NEW YORK: The American branch of Binance, the giant cryptocurrency exchange, said late Thursday that it would no longer allow customers to trade on its platform using United States dollars, after its banking partners cut the firm off in response to a crackdown by federal regulators.
The move is a major blow to Binance.US, the American arm of the world’s largest crypto exchange. One of the main functions of an exchange is allowing users to convert their traditional money into digital currencies like bitcoin or ether. Binance will no longer be able to offer that service in the US.
In a message to customers, Binance.US said it was “taking necessary actions as we transition to a crypto-only exchange.” In recent days, the company said, its banking partners have signalled that they will no longer facilitate the movement of dollars on and off Binance.US’ platform.
The announcement comes after the Securities and Exchange Commission (SEC) sued Binance on Monday, accusing the firm and its CEO, Changpeng Zhao, of mishandling customer funds and lying to regulators. In a separate filing, the SEC asked a federal judge in Washington to freeze assets related to US-based customers of Binance, citing “the defendants’ years of violative conduct.”
Representatives for Binance did not immediately respond to a request for comment.
A smartphone with displayed Binance logo and representation of cryptocurrencies are placed on a keyboard in this illustration taken on Thursday. (Photo: Reuters)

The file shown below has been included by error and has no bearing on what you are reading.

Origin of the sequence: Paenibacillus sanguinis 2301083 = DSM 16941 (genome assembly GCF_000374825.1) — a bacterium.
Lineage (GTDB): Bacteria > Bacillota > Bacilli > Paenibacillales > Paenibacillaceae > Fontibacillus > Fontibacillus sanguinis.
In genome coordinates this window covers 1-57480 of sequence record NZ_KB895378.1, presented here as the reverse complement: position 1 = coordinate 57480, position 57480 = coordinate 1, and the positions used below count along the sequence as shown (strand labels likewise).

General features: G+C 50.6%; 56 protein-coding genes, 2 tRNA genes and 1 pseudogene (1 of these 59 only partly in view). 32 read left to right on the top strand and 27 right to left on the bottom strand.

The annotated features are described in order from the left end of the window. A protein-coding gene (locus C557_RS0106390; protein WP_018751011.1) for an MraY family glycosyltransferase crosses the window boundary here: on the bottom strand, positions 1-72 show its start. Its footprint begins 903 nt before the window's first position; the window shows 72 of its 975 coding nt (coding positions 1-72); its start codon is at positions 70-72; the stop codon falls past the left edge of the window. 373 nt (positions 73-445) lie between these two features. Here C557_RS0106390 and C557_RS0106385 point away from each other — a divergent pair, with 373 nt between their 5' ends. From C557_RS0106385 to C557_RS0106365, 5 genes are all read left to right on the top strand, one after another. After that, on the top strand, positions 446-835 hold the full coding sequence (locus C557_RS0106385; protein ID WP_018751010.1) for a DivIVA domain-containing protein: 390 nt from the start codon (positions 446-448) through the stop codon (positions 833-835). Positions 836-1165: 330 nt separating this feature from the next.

The crypto industry has been under intense pressure from federal regulators since November, when the collapse of the FTX exchange set off an industrywide crisis. The day after it sued Binance, the SEC filed a separate case against Coinbase, the largest American crypto exchange. Some crypto companies have vowed to fight the crackdown, while others are making plans to leave the United States entirely.
In its message to customers Thursday, Binance.US said it was facing “extremely aggressive and intimidating tactics” from the SEC. The company said it was suspending deposits of US dollars and urged users to withdraw any dollars they have been storing on the exchange by June 13.
At the same time, the company tried to assure its customers that their savings were backed up by money it holds in reserve.
"To be clear, we maintain 1:1 reserves for all customer assets,” the message said. “Customer funds are always safe, secure, and available."
This article originally appeared in The New York Times.